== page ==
I had written about true wireless earbuds in March this year – on how they advertise their features to make a marketing pitch.
The most common positioning seems to be built on the following features:
- fit (that it will stay!)
- touch-based features (pause, activate a voice-assistant etc.)
- battery life
- noise reduction
- live/real-time translation!
As a potential buyer of true wireless earbuds, I would take for granted things like the fit – it better stay, else, there’s not much point in the whole product anyway. But I do understand why most brands prioritize these fetaures – they could be the most commonly sought-after features given how new the true wireless category is.
The battery life better be decent enough and this is a very subjective phrase, but at a basic level, it should probably last a day’s intermittent usage, given all the work-from-home and many video calls.
Everything else would be secondary to me, in terms of features. So, I picked something that is relatively inexpensive and in sync with my phone brand – OnePlus 9: the OnePlus Buds Z.
It’s a fantastic buy, in my usage of almost a month. The battery life is really good (with my limited use and placing the buds back in the box), I charge it only once a week! The sound is very good – the mic probably is a bit poorer when I’m using it with my Mac for video calls; so I use the options in Zoom, Microsoft Teams, Google Meet or Webex (depending on which platform the client’s call is on) and select the Buds Z for sound and Mac’s in-built mic for the speaker. That combination works perfectly.
However, the mic has no issues when I’m using it with the phone.
I really like the seamless starting point – I just need to open the box and pick the buds out, and it connects to the last connected device instantly. I’m sure that would be the use-case for all true wireless buds. My earlier buds (neck-bands and wired-connected Bluetooth ear buds) worked differently – I need to manually switch them on and off, and every time I switch them on, they connect to the last connected device.
But the most interesting feature, and the very reason why I’m writing this post, is something I had no clue about, even after buying these buds!
When I tweeted last month that I had bought this pair, Rajat Ghai replied asking me if I had tried the long-press to switch device feature.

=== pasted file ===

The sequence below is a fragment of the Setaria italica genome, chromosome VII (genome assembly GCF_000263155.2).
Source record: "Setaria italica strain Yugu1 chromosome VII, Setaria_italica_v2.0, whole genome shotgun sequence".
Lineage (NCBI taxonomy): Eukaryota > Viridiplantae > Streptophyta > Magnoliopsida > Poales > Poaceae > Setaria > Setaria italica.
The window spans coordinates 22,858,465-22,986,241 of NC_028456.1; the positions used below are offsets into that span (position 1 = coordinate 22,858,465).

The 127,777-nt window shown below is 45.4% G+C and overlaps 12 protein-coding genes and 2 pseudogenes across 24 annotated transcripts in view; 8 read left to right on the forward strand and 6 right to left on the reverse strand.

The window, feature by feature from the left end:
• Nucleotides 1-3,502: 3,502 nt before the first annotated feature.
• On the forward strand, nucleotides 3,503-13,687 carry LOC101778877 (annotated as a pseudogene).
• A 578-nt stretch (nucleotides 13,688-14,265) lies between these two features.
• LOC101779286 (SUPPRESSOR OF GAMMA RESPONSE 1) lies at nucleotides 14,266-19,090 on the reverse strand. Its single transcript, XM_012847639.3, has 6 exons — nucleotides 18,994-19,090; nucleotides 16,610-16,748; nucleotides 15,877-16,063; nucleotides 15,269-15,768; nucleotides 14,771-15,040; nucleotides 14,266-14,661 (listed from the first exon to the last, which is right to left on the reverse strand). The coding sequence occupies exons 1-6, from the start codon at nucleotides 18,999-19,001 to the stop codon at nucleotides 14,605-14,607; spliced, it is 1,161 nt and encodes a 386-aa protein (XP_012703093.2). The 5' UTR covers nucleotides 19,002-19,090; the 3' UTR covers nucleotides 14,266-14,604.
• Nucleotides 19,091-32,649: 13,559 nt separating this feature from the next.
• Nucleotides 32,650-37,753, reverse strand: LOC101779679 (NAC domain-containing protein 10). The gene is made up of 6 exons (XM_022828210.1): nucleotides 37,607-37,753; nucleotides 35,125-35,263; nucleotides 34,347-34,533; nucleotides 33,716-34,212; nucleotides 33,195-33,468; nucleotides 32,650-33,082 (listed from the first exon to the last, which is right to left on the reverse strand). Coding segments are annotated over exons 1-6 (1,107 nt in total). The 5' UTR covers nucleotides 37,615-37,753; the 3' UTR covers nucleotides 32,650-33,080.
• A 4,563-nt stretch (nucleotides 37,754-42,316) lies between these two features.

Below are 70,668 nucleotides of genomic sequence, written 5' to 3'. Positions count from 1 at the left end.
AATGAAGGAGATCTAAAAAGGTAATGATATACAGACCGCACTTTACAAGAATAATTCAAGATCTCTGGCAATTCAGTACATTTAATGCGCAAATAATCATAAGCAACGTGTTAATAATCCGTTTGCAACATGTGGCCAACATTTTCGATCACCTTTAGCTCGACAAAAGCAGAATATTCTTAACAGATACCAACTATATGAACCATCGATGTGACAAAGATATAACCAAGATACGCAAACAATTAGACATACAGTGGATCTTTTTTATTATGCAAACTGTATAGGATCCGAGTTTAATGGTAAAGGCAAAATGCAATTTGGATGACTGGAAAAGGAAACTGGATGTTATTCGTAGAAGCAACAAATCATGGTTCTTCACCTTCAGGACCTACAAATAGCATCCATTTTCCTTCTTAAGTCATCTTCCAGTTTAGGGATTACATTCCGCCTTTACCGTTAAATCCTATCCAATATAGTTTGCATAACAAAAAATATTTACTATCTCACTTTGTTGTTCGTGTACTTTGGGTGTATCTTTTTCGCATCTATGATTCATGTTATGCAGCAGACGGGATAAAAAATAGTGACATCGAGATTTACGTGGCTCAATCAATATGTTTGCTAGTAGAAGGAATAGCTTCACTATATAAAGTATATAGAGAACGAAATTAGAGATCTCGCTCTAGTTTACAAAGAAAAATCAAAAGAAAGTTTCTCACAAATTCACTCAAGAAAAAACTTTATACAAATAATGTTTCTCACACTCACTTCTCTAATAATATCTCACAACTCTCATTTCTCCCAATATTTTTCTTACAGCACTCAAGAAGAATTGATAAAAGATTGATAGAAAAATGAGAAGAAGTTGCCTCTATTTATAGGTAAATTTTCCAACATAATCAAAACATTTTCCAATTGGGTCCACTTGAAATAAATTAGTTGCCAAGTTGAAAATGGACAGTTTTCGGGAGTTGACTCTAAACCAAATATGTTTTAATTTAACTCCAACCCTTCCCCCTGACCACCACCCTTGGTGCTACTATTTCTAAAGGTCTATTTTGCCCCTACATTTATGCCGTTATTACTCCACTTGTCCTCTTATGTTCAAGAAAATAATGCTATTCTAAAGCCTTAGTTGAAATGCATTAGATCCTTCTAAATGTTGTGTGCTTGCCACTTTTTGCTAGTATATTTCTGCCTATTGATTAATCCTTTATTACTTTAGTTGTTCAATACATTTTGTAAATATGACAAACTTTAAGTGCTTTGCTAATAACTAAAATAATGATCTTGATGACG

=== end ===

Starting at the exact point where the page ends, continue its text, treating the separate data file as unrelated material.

I had not read the instruction manual at all (assuming I knew all the basic features already – how wrong I was!) and I had no clue about this feature.
It’s a very simple feature – when I have the buds on the ear, I simply tap-and-hold a bud for 3 seconds. The buds then disconnect from the device they are connected to and connect to the previously connected device. So, if I’m listening to a YouTube video on my Mac, I do the tap-and-hold for 3 seconds, the buds connect to my phone.
Now, I have a very long history with Bluetooth headsets/earplugs and multi-device connections. I may have purchased and owned about 15+ Bluetooth headsets/earbuds in the last 6+ years, starting with the Motorola Buds SF500. This product did not connect to 2/multiple devices at the same time and I figured this out after buying it. There were other brands that prioritized this feature and I have since been looking for devices that do connect with 2 devices at the same time.
But when I did buy one such product (like the Jabra Halo Smart Wireless Bluetooth Stereo Headphones), while it connected with 2 devices, the output was not exactly what I was looking for. I was looking for true seamlessness – that I pair and connect it to both my phone and Mac and that I can do whatever I want with either device: I listen to something on the Mac, a call comes in on the phone and I start talking without bothering to switch connections. In practice, from what I have tried, this level of seamless device switching doesn’t happen, or I have not purchased a device that supports it.
So I had given up on this seamless device switching feature.
When Rajat asked me that question, I explored the instruction manual and figured that only the OnePlus Buds Z has this unique feature – to the extent of what I have since read up on such devices (I may be wrong). This is the killer feature I have been waiting for and didn’t know this product even had it! Now, when I am connected to the laptop and listening to something, and there is a call on the phone, I just tap-and-hold for a mere 3 seconds to switch (instead of disconnecting from the laptop first and then picking my phone wherever it is, go to the Bluetooth setting, and clicking on ‘connect’) device and start speaking!
From what I know/have seen, OnePlus has not specifically advertised or marketed this feature. It is simply listed as ‘Intuitive Quick Switch’ and probably owing to my looking at the feature’s end-goal as ‘connect to 2 devices at the same time’ (the way this need is usually framed), I had a blindspot to this mention too!
So, imagine my shock-laden happiness to know about this feature and using it almost every single day since purchasing it! 🙂
I do not know if this is a much-needed feature, but considering OnePlus did think of this as a functionally beneficial alternative to ‘connect to 2 devices at the same time’, I presume there is adequate interest and need for this feature. That probably leads me to believe that they could use digital stories to showcase/demonstrate the practical use of such features, particularly when they are the only ones to invent them.
That brings me back to the earlier post on true wireless brands and what those brands are prioritizing to pitch in the marketing. Assuming that the basic necessities (sound quality, decent battery life, etc.) are taken care of, they could go to the more nuanced usage-based features that could make a big difference in increasing consideration among buyers!
PS: Compelling, related reading – What is Bluetooth multipoint, and why isn’t it more popular?